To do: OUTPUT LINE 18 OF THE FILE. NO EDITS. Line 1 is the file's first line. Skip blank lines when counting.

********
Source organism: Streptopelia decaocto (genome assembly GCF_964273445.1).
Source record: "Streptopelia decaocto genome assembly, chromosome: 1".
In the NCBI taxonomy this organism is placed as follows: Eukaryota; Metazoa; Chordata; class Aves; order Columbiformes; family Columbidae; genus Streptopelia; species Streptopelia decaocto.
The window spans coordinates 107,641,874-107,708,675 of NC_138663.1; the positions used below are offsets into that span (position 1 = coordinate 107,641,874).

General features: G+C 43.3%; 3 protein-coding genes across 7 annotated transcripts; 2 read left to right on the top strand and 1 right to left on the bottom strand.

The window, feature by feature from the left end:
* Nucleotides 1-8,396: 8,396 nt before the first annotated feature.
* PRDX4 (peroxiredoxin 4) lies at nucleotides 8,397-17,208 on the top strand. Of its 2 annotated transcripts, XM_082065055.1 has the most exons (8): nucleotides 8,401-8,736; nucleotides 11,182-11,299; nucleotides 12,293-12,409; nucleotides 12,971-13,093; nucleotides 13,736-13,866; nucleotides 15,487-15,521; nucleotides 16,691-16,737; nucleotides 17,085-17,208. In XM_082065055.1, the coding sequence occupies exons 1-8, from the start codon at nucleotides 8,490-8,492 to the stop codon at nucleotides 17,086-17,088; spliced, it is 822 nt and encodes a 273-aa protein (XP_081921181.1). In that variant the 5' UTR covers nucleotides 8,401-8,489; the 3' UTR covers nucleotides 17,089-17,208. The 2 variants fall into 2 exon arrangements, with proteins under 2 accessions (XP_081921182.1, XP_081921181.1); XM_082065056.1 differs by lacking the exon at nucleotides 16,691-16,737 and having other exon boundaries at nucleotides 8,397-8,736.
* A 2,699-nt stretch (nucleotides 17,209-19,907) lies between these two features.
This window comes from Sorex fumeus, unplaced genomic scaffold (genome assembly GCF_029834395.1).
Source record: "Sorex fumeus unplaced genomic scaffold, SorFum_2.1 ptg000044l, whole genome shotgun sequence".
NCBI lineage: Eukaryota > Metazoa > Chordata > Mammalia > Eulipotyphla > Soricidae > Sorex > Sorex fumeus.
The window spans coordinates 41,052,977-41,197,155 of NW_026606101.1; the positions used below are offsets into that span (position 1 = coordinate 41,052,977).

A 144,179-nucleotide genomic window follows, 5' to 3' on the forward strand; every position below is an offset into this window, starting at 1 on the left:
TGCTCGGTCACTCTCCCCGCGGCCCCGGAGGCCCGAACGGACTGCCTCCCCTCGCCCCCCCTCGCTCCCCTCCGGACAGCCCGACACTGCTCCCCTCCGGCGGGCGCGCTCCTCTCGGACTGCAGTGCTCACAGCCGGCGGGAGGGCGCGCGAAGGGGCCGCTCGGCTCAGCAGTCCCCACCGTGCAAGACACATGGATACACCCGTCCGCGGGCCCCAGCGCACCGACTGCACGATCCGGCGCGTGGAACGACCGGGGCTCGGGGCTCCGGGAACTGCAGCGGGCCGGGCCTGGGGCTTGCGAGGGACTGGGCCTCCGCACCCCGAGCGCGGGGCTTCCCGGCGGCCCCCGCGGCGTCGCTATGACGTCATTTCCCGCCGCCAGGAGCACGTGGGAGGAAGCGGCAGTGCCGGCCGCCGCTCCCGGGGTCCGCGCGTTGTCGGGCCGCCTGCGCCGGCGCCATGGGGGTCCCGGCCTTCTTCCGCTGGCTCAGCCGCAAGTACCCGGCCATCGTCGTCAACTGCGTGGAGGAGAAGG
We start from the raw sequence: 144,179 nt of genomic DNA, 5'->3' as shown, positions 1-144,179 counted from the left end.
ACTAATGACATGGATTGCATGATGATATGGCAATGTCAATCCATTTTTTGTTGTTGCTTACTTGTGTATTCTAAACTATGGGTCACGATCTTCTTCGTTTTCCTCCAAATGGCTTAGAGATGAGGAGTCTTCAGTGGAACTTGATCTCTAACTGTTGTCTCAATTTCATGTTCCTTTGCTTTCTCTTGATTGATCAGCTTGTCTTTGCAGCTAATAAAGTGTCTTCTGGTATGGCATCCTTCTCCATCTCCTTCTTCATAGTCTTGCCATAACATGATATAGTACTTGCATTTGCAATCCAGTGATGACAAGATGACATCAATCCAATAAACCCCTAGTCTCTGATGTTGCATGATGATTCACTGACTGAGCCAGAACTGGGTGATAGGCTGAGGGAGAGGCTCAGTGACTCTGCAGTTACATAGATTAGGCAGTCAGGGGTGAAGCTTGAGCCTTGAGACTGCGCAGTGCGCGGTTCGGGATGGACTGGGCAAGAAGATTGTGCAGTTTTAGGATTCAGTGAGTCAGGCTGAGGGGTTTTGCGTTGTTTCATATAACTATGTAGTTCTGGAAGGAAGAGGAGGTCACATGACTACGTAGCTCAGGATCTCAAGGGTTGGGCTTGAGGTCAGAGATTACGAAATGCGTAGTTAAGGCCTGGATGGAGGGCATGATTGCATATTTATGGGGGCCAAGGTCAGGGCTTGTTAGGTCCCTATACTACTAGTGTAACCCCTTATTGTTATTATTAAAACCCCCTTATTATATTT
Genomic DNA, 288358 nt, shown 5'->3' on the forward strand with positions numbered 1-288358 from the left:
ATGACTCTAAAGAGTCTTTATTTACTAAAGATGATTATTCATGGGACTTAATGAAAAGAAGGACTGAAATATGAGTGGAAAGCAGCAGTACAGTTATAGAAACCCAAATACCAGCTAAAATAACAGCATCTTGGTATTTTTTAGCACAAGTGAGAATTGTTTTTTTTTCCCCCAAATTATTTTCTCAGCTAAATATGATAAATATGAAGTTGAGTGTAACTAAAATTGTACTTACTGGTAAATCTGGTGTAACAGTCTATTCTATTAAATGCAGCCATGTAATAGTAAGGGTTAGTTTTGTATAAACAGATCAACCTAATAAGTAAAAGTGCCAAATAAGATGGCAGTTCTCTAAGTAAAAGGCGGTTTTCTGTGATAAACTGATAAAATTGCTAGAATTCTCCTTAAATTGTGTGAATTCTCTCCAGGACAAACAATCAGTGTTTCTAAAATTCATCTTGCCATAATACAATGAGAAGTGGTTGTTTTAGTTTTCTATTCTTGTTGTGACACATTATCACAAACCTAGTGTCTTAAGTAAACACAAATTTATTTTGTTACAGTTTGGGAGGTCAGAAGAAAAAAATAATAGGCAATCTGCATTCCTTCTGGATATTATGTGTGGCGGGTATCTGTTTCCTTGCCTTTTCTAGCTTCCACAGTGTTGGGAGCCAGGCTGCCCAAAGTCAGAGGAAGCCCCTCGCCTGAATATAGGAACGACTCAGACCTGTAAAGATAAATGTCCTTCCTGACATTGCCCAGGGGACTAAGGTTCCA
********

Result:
Genomic DNA, 288358 nt, shown 5'->3' on the forward strand with positions numbered 1-288358 from the left: